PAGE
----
The NYS engineer who designed the Raymond roundabouts said the whole thing was “standards compliant”, refused to go on a check ride with me to experience what it was like, and told me to detour through the Vassar campus if I felt endangered while sharing the road.
Obviously, NYS DOT personnel do not dogfood their “share the road” bicycle standards by riding bicycles.
This just in (clicky for more dots, but not clearer dots):
Yes, the attachment was named
xxx.jpg, presumably so I wouldn’t suspect it of containing anything untoward.
The name-dropping definitely adds verisimilitude: not just Microsoft (or Micro Soft) Windows and Google, but Yahoo, too. Be still, my heart!
It’s unclear how I would contact their “fiduciary agent in LIMA PERU” by dialing a 909 area code in California or sending an email to, um, email@example.com, but, hey, why not? Perhaps another version of me in a parallel universe used the Peruvian Internet?
This must be one of those scams where, if you’re bright enough to notice the problems, they won’t need to waste any time on you.
You’re welcome to my identification numbers. When you get the check, slip me maybe 100 large, preferably under the table, and we’ll call it square.
One of my very first projects, after setting up my very first home shop in our very first home, was building an overly elaborate prototype board with five (!) linear power supplies:
The components come from the mid-70s and the shop happened around 1980, so it’s been ticking along for nigh onto four decades. Of late, the supply voltages became erratic and I eventually popped the top:
Yeah, linear pass transistor regulators driven from bulk cap storage, hand-hewn bridge rectifiers, and multi-tap transformers. Everything mounts on screws tapped into the 1/8 inch aluminum chassis, with power transistors on a huge finned heatsink attached to the rear panel. The thing weighs 11.6 pounds = 5.3 kg.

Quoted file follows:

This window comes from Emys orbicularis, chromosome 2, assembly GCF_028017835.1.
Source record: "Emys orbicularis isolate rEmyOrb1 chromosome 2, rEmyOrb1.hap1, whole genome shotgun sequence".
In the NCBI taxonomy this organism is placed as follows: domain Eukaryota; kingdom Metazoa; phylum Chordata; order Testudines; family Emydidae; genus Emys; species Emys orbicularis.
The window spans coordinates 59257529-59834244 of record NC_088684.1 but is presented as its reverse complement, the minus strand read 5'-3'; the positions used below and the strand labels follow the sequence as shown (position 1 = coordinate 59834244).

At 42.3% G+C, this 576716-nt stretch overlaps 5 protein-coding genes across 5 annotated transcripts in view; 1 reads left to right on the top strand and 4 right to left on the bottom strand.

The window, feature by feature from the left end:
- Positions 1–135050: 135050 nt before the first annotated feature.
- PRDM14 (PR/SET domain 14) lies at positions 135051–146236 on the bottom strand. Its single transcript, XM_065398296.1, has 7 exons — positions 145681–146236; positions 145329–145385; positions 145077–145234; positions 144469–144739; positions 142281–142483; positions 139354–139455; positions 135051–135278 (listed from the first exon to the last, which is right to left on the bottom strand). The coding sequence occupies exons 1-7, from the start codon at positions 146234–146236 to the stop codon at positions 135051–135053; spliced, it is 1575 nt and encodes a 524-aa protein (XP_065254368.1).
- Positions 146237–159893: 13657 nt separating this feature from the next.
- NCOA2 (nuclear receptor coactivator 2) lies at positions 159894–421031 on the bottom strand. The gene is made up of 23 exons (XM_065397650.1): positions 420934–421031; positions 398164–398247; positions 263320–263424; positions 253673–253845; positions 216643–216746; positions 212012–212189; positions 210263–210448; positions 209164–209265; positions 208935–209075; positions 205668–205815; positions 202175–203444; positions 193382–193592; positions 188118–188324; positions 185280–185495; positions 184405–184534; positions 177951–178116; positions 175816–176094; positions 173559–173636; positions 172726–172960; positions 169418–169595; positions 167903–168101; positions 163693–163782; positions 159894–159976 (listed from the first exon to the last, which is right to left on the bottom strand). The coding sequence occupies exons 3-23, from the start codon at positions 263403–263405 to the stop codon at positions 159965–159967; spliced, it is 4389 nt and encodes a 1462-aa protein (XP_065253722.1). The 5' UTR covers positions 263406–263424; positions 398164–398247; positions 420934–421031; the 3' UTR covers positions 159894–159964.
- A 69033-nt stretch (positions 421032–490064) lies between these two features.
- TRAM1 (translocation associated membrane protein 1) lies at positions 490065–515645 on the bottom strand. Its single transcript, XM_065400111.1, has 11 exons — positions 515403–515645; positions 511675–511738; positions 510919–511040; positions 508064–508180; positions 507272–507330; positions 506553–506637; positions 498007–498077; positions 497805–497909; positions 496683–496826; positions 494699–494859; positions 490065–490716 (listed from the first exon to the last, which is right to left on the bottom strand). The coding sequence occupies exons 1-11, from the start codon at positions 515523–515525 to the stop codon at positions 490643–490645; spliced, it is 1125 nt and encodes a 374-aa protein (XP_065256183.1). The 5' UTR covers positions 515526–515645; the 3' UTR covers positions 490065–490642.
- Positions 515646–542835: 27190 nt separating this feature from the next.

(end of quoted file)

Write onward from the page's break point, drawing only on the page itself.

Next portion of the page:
Not a trace of firmware to be found. Heck, surface-mount components hadn’t yet come into common use.
The circuitry lives on a crudely etched phenolic board:
There may be a schematic somewhere in my collection, but it hasn’t surfaced in a long time. I’m mildly surprised I didn’t tuck it inside the case, which may have been a life lesson yet to be learned.
Based on my recent experience with the Tek AM503, I wiggled the two metal-can regulators and the ceramic (!) regulator, gingerly plugged in the line cord, flipped the switch, and all the supply voltages once again work perfectly.
When you come upon a scene like this, you know someone’s having a Bad Day:
I rode slowly past a line of stopped cars, became a pedestrian, walked through the lawns on the left, then turned back into a bicyclist.
It appeared to be a three-car collision, with two vehicles aligned almost perfectly nose-to-nose in the northbound lane:
The red 2015-ish Forester apparently snagged a rear wheel on the far side of another contestant:
Talk about heart-stopping: Mary had driven off to a meeting some hours before. Even though the wrecked Forester differed in enough details to make me absolutely certain it wasn’t ours , Mary got a firmer-than-usual hug when she got home.
A picture not shown: two expressionless officers supervising a guy having great difficulty walking the fog line.
I’ll never know the rest of the story, but the overall outline seems clear.